This section is from the book "Moose-Hunting Salmon-Fishing And Other Sketches Of Sport Being The Record Of Personal Experiences Of Hunting Wild Game In Canada", by T. R. Pattillo. Also available from Amazon: Moose-Hunting, Salmon-Fishing and Other Sketches of Sport: Being the Record of Personal Experiences of Hunting Wild Game in Canada.
This strait lies between Prince Edward Island and Nova Scotia North, and extends far up into the Gulf of St. Lawrence. The harbours on each of its shores are numerous, and many of them in deep indentures, varying from three to five miles. Among these may be named Wallace, Pugwash, and Pictou. The tide ebbs and flows rapidly, with considerable rise and fall, so that at low water there are great clam-flats, the feeding-ground of immense flocks of ducks, brant and Canadian geese, in the spring and autumn, on their migration from their southern to their northern home, and vice versd. The larger geese arrive in March and April, the season making a difference of a few days; and the length of stay depends also on the weather. In the open season the brants begin to appear the first week in April, and remain well into May, when they become so fat they don't care to fly much. In the autumn they come on the scene, both brants and geese, in September, the former leaving in November, and the latter, if the weather is at all open, tarrying until about the 20th of December, then taking up winter quarters in the harbours and flats on the North Atlantic coast of Nova Scotia. These harbours have always been great shooting-grounds, but have only in recent years been the resort of outside gunners. On some of the islands in the harbour buildings have been erected, and all the appliances in the way of boats, decoys, duck-punts, tubs, iceboats, procured, so that, thus equipped, visitors generally have excellent sport in a week or ten days' outing.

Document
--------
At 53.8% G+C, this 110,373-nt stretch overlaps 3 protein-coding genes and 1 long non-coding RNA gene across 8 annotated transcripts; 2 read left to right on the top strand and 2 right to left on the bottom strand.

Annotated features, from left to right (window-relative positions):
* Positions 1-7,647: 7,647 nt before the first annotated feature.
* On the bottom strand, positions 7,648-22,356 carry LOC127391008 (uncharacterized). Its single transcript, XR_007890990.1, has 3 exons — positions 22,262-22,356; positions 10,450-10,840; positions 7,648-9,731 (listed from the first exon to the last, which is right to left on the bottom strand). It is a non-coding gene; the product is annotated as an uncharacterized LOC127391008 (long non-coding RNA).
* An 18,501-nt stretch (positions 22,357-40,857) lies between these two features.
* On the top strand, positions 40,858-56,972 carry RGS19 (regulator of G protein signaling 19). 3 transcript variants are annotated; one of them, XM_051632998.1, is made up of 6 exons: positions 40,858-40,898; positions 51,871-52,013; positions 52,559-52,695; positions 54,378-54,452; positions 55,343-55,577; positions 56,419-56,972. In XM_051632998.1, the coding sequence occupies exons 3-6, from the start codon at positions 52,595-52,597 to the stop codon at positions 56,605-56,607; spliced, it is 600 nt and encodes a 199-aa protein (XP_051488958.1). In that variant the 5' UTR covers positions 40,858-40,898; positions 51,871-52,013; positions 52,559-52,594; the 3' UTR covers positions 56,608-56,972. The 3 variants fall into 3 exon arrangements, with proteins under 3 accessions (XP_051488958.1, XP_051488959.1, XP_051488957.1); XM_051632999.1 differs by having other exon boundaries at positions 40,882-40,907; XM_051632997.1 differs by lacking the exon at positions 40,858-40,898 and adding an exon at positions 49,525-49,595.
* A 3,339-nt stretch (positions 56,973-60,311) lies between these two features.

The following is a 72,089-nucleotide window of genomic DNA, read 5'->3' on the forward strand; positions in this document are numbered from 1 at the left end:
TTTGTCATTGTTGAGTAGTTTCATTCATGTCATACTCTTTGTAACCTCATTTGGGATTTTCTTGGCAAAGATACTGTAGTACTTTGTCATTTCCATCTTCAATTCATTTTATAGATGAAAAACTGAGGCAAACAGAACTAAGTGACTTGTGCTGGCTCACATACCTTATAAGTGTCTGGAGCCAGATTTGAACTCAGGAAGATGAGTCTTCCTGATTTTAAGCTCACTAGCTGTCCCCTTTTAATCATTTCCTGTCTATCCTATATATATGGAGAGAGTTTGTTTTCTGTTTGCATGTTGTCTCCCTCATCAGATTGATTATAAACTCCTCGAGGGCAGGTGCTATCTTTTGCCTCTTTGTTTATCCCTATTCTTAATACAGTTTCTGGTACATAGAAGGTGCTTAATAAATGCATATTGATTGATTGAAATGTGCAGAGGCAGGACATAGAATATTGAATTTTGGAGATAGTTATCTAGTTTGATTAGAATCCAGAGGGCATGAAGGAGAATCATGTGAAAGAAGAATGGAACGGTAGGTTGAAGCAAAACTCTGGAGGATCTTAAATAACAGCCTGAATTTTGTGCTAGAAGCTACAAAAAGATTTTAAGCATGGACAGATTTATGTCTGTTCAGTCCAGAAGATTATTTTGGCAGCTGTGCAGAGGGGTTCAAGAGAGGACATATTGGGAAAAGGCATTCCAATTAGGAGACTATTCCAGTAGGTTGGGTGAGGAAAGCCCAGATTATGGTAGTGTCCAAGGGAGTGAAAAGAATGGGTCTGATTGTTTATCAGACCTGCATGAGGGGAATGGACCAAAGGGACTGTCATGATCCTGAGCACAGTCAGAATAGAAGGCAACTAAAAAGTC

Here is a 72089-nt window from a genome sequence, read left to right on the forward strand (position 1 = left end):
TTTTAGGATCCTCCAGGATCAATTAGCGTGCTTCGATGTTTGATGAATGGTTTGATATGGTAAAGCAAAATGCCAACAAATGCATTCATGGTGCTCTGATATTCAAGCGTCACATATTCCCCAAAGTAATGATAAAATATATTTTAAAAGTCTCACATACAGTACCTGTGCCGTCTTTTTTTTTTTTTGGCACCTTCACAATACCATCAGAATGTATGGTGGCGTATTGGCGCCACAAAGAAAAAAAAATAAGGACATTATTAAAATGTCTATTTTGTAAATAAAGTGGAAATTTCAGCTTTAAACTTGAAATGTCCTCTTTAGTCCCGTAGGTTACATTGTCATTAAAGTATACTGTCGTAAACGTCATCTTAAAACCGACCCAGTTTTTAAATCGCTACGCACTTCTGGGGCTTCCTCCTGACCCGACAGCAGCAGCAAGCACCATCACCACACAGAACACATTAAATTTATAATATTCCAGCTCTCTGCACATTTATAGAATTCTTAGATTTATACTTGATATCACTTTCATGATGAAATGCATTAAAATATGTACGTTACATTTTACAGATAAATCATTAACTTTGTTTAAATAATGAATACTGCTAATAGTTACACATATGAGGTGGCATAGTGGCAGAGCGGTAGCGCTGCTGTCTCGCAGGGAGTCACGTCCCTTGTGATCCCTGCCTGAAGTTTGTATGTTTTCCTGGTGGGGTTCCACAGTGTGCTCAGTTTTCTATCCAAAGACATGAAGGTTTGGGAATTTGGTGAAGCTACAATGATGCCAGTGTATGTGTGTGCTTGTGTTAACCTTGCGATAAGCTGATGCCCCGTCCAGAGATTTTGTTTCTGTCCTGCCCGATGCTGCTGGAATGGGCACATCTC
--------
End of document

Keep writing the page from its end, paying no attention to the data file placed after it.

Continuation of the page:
To add to the attractiveness of such a course, all the oysters and clams requisite to satisfy the most ravenous appetite can be procured within a few yards of the houses on the flats.
The 4th of April, 18 , by invitation, found me on Derry Island, at Pox Harbour, 4£ miles from Wallace town, for a ten-days' outing. When we reached the latter place, the sea ice was so very firm that we went in a sleigh out to and into the above island a thing quite unprecedented at that time of year. It was dusk when we reached the house, and I must confess, when our surroundings were viewed the next morning, the prospects for very extra good shooting were remote, for, apart from a few hundred acres of water, where Wallace and Fox Harbours met, the whole horizon in the direction of the sea was an extended body of ice. Nothing daunted, however, we were determined to know, and to know that day, if there had been any immigrants to that open spot.
You have no doubt noticed, reader, if a close observer in sport, that migratory birds come and go about the same time every year, irrespective of weather. My companion S., with his boatman, rigged themselves up in an entirely white dress, and started to their ice-boat on a small sled for that pool shall I call it ? on a mission purely of investigation.